Thus, we would not dismiss any part of the cross appeal taken by Beightol from the order and would further modify the order by vacating the third ordering paragraph and invalidating the two absentee ballots, and we would further direct the Board on remittal not to count those ballots.

I respectfully dissent in part. Contrary to the majority, I conclude that Supreme Court property validated the “J.K. affidavit ballot” and directed that it be counted. The decision of respondent Chautauqua County Board of Elections that J.K. was qualified to vote in the election is “statutorily deemed presumptive evidence of [her] residence for voting purposes” (Matter of Hosley v. Curry, 85 N.Y.2d 447, 452, rearg. denied 85 N.Y.2d 1033; see Election Law § 5-104[2] ), and Robert T. Stewart and Brian Abram, respondents in proceeding Nos. 2 and 3, have “not sustained [their] burden of overcoming said presumption” (Matter of Bressler v. Holt-Harris, 37 A.D.2d 898, 898, affd 30 N.Y.2d 529). In addition, “[t]he question of residence is a factual one, based on a variety of factors and circumstances ․ Where there is conflicting testimony, the resolution of the conflict lies within the province of the [hearing] court, as the finder of fact, and should not be disturbed on appeal unless ‘it is obvious that the court's conclusion could not be reached under any fair interpretation of the evidence’ “ (Matter of Fernandez v. Monegro, 10 AD3d 429, 430).

Here, a fair interpretation of the evidence supports the court's determination that J.K. resided in Chautauqua County for purposes of the Election Law. As noted by the majority, the term residence is defined in Election Law § 1-104(22) as the “place where a person maintains a fixed, permanent and principal home and to where he [or she], wherever temporarily located, always intends to return” (see People v. O'Hara, 96 N.Y.2d 378, 384). As further noted by the majority, however, the Election Law “does not preclude a person from having two residences and choosing one for election purposes provided he or she has ‘legitimate, significant and continuing attachments' to that residence” (Matter of Isabella v. Hotaling, 207 A.D.2d 648, 650, lv denied 84 N.Y.2d 801, quoting Matter of Ferguson v. McNab, 60 N.Y.2d 598, 600). Indeed, as the Court of Appeals explained in O'Hara, “[t]he crucial [factor in determining] whether a particular residence complies with the requirements of the Election Law is that the individual must manifest an intent, coupled with physical presence ‘without any aura of sham’ “ (96 N.Y.2d at 385). “[T]he inquiry is not which of [the voter's] dual residences is ‘the more appropriate one’ for voting purposes, but whether the residence held by [the voter] is a legitimate one” (Matter of Willkie v. Delaware County Bd. of Elections, 55 AD3d 1088, 1091, quoting O'Hara, 96 N.Y.2d at 385).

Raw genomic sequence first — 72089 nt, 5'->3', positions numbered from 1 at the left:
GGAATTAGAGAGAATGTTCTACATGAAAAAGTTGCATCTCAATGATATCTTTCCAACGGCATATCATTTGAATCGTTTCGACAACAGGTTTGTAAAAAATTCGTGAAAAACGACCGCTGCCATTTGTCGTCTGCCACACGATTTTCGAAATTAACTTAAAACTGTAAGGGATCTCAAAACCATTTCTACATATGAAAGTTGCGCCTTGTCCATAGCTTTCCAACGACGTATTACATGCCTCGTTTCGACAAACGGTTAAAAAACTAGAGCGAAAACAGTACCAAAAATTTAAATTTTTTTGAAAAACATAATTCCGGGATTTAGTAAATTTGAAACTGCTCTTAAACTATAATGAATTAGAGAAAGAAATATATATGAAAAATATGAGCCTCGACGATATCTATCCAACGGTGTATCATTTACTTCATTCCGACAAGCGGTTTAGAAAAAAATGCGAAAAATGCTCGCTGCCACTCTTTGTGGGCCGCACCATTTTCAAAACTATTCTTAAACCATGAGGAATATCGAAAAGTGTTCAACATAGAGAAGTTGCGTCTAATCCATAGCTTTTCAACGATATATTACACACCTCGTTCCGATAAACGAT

The evidence presented at the hearing in this matter demonstrated that J.K. has significant and genuine contacts with Chautauqua County such that her choice of that county as her residence for voting purposes was properly honored by the court (see Matter of Gallagher v. Dinkins, 41 A.D.2d 946, 946-947, affd 32 N.Y.2d 839; Willkie, 55 AD3d at 1090; Matter of Stavisky v. Koo, 54 AD3d 432, 434). For the three years preceding the election at issue, J.K. has resided during the summer months at her aunt's house located in Chautauqua County and has moved during the winter months to Cattaraugus County, where she rented various apartments. Although in August 2009 J.K. rented an apartment on a month-to-month basis in Cattaraugus County, she testified at the hearing that she kept most of her personal belongings at the Chautauqua County residence and hoped to return there the next summer. Until July 2009, J.K. received mail listing the address of the Chautauqua County residence. Further, J.K. testified that she grew up in Chautauqua County, registered to vote there in 2001 and had always voted there. In addition, on the relevant election day in November 2009, J.K. filled out an affidavit ballot on which she certified that she was duly registered to vote in Chautauqua County and listed her address as her Chautauqua County residence. That address “represents a place of residence based upon express intent, coupled by physical manifestation, without any aura of sham” (Gallagher, 41 A.D.2d at 947). Thus, I would affirm that part of the order validating J.K.'s affidavit ballot and directing that it be counted.

MEMORANDUM: